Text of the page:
• Harakat Hezbollah al Nujaba (HHN), or Movement of the Party of God’s Nobles (PMF Brigade 12) is an offshoot of AAH and KH. It is an Iraqi group that was originally formed in 2013 to support the Assad regime in Syria. In 2014, its mission expanded to fight ISIS. HHN leaders have publicly acknowledged Iran’s support. 
  • Kataib Sayyad al Shuhada (KSS), or The Masters of the Martyrs Brigade (PMF Brigade 14) was established in May 2013 to fight alongside the Assad regime in Syria. Similar to HHN, KSS expanded its operations to Iraq after the rise of the Islamic State in 2014. KSS has been supported and funded by the IRGC since its inception.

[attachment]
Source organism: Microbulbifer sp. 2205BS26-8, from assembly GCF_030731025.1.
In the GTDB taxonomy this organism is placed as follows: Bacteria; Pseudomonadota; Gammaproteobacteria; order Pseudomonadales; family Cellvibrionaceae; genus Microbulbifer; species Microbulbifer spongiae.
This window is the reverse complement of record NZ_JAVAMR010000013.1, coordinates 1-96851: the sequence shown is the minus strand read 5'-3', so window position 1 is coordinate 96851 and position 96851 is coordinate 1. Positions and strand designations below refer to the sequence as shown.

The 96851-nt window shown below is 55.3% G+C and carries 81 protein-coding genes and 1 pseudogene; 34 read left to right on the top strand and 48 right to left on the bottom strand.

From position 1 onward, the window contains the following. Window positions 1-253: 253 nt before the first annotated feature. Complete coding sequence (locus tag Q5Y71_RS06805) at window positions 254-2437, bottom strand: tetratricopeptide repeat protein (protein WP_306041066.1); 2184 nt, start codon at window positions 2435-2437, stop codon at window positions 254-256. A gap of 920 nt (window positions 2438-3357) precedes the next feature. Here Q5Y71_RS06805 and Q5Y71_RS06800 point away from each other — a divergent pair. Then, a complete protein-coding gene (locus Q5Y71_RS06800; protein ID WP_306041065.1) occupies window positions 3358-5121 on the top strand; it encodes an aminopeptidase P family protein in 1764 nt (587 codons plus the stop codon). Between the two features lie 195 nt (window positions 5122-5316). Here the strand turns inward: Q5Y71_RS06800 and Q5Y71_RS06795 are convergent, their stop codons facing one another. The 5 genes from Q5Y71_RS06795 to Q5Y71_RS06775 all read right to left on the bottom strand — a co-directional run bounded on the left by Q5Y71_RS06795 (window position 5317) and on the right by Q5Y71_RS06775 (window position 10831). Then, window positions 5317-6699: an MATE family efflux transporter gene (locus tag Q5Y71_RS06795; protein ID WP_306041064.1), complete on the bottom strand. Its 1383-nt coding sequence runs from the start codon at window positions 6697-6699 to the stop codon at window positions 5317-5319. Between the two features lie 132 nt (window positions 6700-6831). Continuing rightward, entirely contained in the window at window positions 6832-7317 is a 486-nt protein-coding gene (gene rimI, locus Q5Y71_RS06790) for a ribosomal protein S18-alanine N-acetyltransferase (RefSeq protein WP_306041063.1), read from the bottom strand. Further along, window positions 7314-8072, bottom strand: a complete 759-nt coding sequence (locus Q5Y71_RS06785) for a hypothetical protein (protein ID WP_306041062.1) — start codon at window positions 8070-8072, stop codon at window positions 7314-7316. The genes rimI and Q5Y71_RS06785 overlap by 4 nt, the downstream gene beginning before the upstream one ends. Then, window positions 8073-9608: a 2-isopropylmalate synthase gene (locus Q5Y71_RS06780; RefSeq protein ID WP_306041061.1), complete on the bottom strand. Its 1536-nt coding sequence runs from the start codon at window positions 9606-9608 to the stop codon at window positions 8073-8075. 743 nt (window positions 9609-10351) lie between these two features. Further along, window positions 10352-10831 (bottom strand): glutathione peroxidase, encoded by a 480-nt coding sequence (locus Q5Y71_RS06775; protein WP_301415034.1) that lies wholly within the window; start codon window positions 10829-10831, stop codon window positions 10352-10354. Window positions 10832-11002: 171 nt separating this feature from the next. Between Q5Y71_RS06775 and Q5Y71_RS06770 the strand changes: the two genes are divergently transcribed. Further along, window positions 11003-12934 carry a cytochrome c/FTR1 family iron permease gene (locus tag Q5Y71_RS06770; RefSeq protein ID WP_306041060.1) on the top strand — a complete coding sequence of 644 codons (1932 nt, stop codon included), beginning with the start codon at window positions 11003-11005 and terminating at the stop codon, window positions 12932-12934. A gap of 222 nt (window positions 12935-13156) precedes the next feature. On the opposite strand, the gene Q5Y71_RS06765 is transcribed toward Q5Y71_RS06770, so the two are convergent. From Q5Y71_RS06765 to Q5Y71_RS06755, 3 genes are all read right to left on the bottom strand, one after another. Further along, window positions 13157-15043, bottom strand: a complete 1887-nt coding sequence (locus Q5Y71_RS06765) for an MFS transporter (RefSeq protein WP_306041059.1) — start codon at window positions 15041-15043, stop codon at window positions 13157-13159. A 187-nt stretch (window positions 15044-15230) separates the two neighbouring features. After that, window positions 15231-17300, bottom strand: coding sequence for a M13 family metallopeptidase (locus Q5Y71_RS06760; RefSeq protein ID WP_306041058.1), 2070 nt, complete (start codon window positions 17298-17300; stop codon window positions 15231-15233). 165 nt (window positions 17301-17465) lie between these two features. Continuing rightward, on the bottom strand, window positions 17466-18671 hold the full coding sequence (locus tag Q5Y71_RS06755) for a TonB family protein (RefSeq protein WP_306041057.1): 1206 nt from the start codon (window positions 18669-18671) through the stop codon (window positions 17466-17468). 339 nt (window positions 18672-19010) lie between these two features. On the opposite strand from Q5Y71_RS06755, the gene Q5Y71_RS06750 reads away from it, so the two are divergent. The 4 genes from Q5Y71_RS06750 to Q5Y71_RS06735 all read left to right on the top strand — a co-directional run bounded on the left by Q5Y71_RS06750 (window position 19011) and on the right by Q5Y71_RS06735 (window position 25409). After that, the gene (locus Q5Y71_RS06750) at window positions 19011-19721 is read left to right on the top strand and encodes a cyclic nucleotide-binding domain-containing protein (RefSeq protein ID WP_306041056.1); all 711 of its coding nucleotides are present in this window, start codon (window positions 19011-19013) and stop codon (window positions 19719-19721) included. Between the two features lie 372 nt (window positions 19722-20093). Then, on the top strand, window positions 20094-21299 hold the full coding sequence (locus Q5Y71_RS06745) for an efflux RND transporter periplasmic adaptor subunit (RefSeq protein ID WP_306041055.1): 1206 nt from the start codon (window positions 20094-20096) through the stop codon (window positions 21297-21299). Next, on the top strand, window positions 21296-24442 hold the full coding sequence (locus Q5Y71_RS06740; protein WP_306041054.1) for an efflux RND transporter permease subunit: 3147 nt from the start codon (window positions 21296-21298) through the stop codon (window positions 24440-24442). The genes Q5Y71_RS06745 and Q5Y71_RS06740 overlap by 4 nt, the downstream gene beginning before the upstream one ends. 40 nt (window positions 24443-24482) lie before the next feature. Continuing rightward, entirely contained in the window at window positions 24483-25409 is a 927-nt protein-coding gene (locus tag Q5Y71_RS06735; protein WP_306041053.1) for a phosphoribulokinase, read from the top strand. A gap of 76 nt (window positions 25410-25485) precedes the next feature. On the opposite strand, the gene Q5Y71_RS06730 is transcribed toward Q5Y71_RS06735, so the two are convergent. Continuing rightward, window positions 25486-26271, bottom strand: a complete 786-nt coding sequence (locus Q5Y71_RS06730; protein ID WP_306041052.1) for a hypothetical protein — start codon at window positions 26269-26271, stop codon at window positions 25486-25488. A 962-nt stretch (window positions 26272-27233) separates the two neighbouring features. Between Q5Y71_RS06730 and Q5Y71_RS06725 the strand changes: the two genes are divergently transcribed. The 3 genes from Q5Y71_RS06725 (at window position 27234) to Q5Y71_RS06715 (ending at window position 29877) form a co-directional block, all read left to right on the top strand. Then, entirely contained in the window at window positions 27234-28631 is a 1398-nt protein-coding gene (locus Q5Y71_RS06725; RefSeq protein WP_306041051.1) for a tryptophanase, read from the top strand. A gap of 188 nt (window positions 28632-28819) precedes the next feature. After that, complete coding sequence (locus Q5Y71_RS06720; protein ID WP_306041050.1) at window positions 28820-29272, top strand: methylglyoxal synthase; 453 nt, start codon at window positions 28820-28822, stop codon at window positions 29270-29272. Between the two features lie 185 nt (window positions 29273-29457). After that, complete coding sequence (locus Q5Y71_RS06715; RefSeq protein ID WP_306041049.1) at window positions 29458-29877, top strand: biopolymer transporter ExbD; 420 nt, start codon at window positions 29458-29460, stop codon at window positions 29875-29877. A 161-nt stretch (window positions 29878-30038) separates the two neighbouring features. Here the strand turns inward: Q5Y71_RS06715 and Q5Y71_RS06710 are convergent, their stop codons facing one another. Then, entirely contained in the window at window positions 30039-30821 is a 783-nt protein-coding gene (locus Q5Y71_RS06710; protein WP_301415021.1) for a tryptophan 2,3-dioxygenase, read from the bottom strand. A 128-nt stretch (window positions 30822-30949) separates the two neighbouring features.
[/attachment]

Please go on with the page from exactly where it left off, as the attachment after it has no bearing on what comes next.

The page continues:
• Kataib Jund al Imam (KJI), or The Imam's Soldiers' Brigades (PMF Brigade 6) was formed during the uprising against Saddam Hussein’s government in southern Iraq in 1991. It is affiliated with the pro-Iran “Islamic Movement in Iraq.” 
  • Saraya al Khorasan, or Khorosani Brigades (PMF Brigade 18) dates back to Iran-backed elements in the 1990s. It announced deployments to Syria starting in 2013 and later jointed the fight against ISIS.
  • Saraya al Jihad, or the Jihad Brigades (PMF Brigade 17) was established in 2014 soon after ISIS captured Mosul, Iraq’s second largest city. It is affiliated with the Jihad and Development Movement, a political party, and reportedly deployed to Syria to fight for the Assad regime.



Garrett Nada is the managing editor of The Iran Primer at the U.S. Institute of Peace. Follow him on Twitter @GarrettNada.

Some of the information in this article was originally published on September 30, 2020.